A homeless person rests on a bench in Wilson Park on Wednesday in Eau Claire. Downtown Eau Claire Inc. held a meeting on Thursday night where businesses could discuss issues and concerns involving the city’s homeless population.

EAU CLAIRE — The conventional wisdom that Erin Klaus heard for years was to call the police nonemergency phone number when her downtown shop was visited by a homeless person that raised concern among employees or customers.

She was shocked to learn that oft-repeated advice was not the place to call for all situations involving Eau Claire’s homeless population.

“What should be our first contact?” Klaus asked a panel assembled of social service providers assembled Thursday night to address questions from downtown businesses.

Representatives from Western Dairyland, Bolton Refuge House, Family Promise of the Chippewa Valley, Lutheran Social Services and Catholic Charities said they’re here to take those phone calls.

Jeanne Semb, Western Dairyland’s director of housing services, said many of the local social services organizations have on-call staff who are able to meet people throughout the community.

She also noted that the different agencies work together to connect people with resources they need, so it shouldn’t matter which one you reach first.

“We’re ‘no wrong door’ agencies,” Semb said.

The panel discussion, part of Downtown Eau Claire Inc.’s Idea Lounge series, was held after the organization heard from numerous businesses about a need to talk about issues involving the homeless and learn about resources that are available.

Lt. Jim Southworth of the Eau Claire Police Department clarified which situations officers will respond to and which ones they won’t. For instance, reports of people sleeping on park benches do not result in an officer telling them to move along.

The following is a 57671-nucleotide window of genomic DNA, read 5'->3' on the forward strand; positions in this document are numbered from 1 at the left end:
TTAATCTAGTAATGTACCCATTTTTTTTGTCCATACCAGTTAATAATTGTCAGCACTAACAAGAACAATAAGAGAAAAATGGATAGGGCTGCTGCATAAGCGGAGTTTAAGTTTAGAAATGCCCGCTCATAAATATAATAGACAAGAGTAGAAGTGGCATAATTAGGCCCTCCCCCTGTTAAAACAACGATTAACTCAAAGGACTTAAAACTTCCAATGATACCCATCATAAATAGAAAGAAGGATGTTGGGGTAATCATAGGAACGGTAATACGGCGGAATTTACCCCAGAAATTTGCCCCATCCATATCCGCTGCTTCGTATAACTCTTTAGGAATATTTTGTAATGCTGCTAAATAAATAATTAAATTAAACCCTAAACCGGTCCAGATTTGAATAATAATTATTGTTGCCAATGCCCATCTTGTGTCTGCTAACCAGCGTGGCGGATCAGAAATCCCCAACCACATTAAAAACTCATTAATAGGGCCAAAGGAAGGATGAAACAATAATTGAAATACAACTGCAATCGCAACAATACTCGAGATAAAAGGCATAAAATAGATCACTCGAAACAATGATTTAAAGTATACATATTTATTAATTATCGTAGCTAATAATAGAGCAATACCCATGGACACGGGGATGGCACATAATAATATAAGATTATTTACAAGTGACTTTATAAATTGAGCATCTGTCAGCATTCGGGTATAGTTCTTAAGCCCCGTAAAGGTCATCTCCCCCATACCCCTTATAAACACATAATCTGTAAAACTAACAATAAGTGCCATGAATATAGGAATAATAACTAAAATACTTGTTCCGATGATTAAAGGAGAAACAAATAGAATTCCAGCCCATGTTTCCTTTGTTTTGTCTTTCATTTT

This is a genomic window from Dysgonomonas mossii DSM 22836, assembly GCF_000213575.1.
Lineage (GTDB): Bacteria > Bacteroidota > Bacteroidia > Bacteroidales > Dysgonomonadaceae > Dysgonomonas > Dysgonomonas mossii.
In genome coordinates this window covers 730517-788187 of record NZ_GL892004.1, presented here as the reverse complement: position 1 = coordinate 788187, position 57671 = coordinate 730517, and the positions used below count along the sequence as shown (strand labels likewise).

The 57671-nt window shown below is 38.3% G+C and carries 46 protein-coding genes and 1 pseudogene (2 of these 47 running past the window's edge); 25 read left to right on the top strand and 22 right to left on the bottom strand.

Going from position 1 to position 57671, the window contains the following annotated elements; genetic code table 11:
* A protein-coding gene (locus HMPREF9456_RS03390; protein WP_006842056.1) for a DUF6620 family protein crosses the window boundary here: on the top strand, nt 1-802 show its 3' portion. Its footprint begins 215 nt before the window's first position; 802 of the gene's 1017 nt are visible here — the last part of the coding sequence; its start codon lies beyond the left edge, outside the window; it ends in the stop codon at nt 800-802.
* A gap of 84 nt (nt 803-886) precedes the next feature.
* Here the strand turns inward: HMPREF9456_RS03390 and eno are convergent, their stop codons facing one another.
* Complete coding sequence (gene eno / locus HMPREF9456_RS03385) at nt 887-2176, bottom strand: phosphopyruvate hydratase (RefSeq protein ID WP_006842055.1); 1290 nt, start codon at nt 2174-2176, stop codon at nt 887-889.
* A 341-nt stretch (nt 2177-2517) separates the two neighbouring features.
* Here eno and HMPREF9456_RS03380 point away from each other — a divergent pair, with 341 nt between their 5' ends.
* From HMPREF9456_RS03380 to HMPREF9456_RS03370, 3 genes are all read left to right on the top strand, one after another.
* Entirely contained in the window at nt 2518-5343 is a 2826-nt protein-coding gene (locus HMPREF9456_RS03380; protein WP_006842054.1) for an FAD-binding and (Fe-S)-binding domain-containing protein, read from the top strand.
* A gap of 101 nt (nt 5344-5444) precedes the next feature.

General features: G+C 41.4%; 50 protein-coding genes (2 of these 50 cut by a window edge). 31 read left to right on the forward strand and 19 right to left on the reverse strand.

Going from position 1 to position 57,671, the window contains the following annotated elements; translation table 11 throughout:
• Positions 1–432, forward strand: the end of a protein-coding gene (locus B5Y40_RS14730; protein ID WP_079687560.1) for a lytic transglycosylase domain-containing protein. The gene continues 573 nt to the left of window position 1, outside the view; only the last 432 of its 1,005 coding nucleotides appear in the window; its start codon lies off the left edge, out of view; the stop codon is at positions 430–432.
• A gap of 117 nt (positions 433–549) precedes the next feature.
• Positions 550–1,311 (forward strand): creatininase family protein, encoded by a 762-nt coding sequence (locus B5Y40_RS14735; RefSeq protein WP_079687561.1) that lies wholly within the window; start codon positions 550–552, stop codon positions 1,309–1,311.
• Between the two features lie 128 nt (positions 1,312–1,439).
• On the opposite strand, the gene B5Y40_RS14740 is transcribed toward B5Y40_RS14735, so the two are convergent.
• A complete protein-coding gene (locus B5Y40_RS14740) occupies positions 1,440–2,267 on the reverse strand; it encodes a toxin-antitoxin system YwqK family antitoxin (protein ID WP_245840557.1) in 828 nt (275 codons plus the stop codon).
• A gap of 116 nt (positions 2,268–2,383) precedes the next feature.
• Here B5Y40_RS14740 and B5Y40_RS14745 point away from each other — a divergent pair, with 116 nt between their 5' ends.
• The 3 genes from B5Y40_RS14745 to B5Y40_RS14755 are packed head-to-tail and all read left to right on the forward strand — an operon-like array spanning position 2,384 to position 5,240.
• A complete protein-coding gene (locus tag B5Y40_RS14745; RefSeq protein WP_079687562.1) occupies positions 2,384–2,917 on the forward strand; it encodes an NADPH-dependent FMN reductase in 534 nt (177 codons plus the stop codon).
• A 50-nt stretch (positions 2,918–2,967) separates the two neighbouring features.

“We can’t do anything about that. That’s a public bench,” he said.

If people are loitering on private property, Southworth suggests that owners first try talking to them before calling police.

“We want the community to ask these people to move along first if they’re on your private property,” he said.

Police will get involved in situations where a crime is occurring, such as stealing or creating a criminal disturbance, Southworth said.

Prior to Thursday’s Idea Lounge, DECI surveyed downtown businesses about their awareness of community resources for the homeless.

Businesses were generally aware of resources available, but they felt less knowledgeable about guidelines or procedures for reporting concerns related to homeless people, according to the survey results.

Calling the police nonemergency phone line was a common response when a problem arises, but some responding to the anonymous survey stated they would prefer to help people instead of reporting them.

Libby Richter, community resources specialist at L.E. Phillips Memorial Public Library, said calling the police on someone who doesn’t have housing can make that person a less appealing tenant to prospective landlords.

“By calling police, you’re creating another barrier to them getting housing,” Richter said.

Business owners in the anonymous survey did report impacts on their establishments they attributed to people living on the streets.

Complaints included excess litter, bodily wastes outside of businesses and customers and employees who felt uncomfortable due to the behavior of homeless people loitering outside their stores.

But some who answered the survey wanted to know what businesses could do to help people in need of housing, medical care, social services and jobs.

“There are some in the business community looking at this in a way that we want to work on this as a community, not a problem to get out of here,” said Klaus, who co-owns Tangled Up in Hue and sits on the board of the South Barstow Business Improvement District.

Along with calls DECI has gotten from businesses since downtown homeless shelter Sojourner House reopened in April, Thursday’s event was also spurred on by the recent death of a woman found on a bench along South Barstow Street.

Marilyn Roeber, 66, had often slept on a bench on the 400 block of S. Barstow St., but on June 16 she did not wake up. Police reported there was nothing suspicious about her death — no signs of trauma or indications of drug or alcohol use.

Several on Thursday’s panel mentioned contacts they’d had with Roeber and attempts they made to get help for her prior to her death.

Contact: 715-833-9204, andrew.dowd@ecpc.com, @ADowd_LT on Twitter